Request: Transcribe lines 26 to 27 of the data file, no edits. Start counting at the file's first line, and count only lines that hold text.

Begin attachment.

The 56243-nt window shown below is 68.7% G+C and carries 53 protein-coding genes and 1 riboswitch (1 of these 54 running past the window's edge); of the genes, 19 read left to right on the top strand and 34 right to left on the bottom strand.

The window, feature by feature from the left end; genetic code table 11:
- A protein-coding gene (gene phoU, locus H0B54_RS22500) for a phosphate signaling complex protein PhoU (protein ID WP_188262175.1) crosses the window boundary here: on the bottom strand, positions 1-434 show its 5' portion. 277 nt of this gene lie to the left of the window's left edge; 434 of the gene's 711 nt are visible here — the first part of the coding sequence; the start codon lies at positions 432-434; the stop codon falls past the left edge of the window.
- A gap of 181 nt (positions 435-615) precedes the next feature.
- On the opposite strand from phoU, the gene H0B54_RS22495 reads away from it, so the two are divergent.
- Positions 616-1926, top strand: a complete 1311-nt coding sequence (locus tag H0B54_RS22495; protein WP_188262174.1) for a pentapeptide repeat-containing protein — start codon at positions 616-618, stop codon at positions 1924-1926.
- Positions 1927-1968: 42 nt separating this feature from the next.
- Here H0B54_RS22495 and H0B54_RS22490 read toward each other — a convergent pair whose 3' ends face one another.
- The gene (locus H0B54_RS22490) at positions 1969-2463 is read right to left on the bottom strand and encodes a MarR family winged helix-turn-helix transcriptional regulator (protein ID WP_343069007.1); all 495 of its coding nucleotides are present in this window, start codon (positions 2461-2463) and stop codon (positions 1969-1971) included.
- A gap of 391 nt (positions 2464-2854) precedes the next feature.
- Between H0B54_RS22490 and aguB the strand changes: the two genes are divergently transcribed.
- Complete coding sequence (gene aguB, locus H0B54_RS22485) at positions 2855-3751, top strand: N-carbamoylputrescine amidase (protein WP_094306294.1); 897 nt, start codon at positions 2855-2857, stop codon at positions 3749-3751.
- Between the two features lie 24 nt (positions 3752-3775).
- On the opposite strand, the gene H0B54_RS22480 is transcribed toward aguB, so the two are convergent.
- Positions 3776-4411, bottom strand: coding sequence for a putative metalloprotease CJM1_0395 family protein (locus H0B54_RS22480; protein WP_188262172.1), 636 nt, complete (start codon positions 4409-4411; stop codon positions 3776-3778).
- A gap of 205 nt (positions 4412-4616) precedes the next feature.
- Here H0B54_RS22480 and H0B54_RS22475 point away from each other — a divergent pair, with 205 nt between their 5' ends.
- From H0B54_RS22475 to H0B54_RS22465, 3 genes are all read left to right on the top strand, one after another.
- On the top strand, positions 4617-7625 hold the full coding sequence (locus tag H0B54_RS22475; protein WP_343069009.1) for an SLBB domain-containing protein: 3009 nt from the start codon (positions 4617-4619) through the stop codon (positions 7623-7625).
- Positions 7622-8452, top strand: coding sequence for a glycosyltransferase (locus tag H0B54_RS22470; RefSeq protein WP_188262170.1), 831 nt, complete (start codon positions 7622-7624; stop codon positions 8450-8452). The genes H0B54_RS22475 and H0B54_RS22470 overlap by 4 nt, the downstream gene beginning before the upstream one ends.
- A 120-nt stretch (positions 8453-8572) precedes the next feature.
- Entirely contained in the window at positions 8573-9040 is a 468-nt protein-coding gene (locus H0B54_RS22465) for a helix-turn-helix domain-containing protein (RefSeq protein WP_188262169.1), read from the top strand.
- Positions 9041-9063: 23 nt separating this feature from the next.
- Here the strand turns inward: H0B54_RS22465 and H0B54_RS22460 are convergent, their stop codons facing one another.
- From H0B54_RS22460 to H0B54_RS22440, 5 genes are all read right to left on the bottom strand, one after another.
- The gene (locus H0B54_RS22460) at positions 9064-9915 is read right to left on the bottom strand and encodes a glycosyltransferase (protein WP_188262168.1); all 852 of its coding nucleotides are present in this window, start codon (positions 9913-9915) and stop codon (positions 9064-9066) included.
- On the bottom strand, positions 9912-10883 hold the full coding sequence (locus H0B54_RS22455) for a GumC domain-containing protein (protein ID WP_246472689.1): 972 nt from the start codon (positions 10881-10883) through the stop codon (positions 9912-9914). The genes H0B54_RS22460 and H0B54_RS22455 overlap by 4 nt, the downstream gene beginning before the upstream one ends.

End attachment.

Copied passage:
- The gene (locus H0B54_RS22460) at positions 9064-9915 is read right to left on the bottom strand and encodes a glycosyltransferase (protein WP_188262168.1); all 852 of its coding nucleotides are present in this window, start codon (positions 9913-9915) and stop codon (positions 9064-9066) included.
- On the bottom strand, positions 9912-10883 hold the full coding sequence (locus H0B54_RS22455) for a GumC domain-containing protein (protein ID WP_246472689.1): 972 nt from the start codon (positions 10881-10883) through the stop codon (positions 9912-9914). The genes H0B54_RS22460 and H0B54_RS22455 overlap by 4 nt, the downstream gene beginning before the upstream one ends.